The above two camps do not easily align with labels such as “reformists” and “hard-liners” or with a third faction that sometimes is called the “pragmatic conservatives.” Leaders from the hard-liner and pragmatic conservative factions have flirted with both sides of the development/resistance divide. In fact, some hard-liners believe that they can get the benefits of western investment while continuing to expand trade and investment eastward and, at the same time, to use a spectrum of tools—ranging from pure force to blocking social media—to limit the “contagion” of western influence. Some hard-liners even argue that this formula might even be easier to realize by reaching a deal with a reelected Trump. As one Iranian security official put it, “Tehran needs sanctions to be lifted and Americans want a calm Middle East. A win-win solution can be reached,” he added, and that “it will be easier with Trump. He is a businessman and does not want problems during his second term.”

Some hard-liners believe that they can get the benefits of western investment while continuing to expand trade and investment eastward and, at the same time, to use a spectrum of tools—ranging from pure force to blocking social media—to limit the “contagion” of western influence.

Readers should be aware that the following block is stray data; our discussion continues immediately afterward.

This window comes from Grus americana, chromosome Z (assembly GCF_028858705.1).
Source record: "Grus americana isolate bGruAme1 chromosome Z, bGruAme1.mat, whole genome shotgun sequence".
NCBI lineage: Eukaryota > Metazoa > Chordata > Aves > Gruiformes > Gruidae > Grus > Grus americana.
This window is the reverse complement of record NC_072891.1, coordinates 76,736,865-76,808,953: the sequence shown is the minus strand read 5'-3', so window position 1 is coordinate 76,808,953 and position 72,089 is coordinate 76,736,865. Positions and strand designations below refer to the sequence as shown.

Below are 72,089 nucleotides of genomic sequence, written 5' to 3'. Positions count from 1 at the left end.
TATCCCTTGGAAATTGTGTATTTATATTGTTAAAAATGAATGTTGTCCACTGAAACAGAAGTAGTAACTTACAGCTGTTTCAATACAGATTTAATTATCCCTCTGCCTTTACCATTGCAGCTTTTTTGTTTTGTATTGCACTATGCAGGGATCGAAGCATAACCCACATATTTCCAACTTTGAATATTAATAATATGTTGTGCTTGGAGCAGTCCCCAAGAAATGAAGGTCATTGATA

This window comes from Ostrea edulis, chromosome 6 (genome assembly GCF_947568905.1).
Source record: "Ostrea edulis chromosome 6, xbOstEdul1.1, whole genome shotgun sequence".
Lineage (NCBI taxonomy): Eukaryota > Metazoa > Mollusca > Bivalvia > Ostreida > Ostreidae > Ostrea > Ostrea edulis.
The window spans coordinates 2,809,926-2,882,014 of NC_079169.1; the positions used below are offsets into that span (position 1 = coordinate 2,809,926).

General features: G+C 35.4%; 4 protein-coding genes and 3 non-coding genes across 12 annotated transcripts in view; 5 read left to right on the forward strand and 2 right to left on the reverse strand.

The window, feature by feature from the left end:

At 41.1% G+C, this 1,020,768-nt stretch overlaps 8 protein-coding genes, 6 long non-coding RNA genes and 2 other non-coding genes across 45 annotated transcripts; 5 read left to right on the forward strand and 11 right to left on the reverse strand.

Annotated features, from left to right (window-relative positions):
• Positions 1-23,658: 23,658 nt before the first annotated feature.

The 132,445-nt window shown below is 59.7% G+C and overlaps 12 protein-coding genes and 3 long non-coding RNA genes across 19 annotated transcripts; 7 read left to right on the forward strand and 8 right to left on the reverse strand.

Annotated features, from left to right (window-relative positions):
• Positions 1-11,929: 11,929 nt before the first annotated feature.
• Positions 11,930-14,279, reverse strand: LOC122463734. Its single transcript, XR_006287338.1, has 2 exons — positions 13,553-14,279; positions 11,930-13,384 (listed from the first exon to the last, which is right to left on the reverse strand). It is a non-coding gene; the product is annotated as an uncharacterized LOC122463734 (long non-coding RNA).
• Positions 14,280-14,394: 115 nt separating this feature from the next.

This certainly seems like wishful thinking. It is true that Trump bragged during the campaign that “the first call I get when we win will be from the head of Iran, let’s make a deal.” However pumped up, a reelected Trump is very unlikely to agree to dropping what has been a nearly explicit policy of regime change. Even if he somehow abandons this position, Iranian leaders will never accept what is surely a key Trump White House demand, namely that Iran accept “zero enrichment” and, by implication, agree to the provision of energy grade uranium from outside Iran’s borders. No Iranian leader could endorse this position without committing political suicide.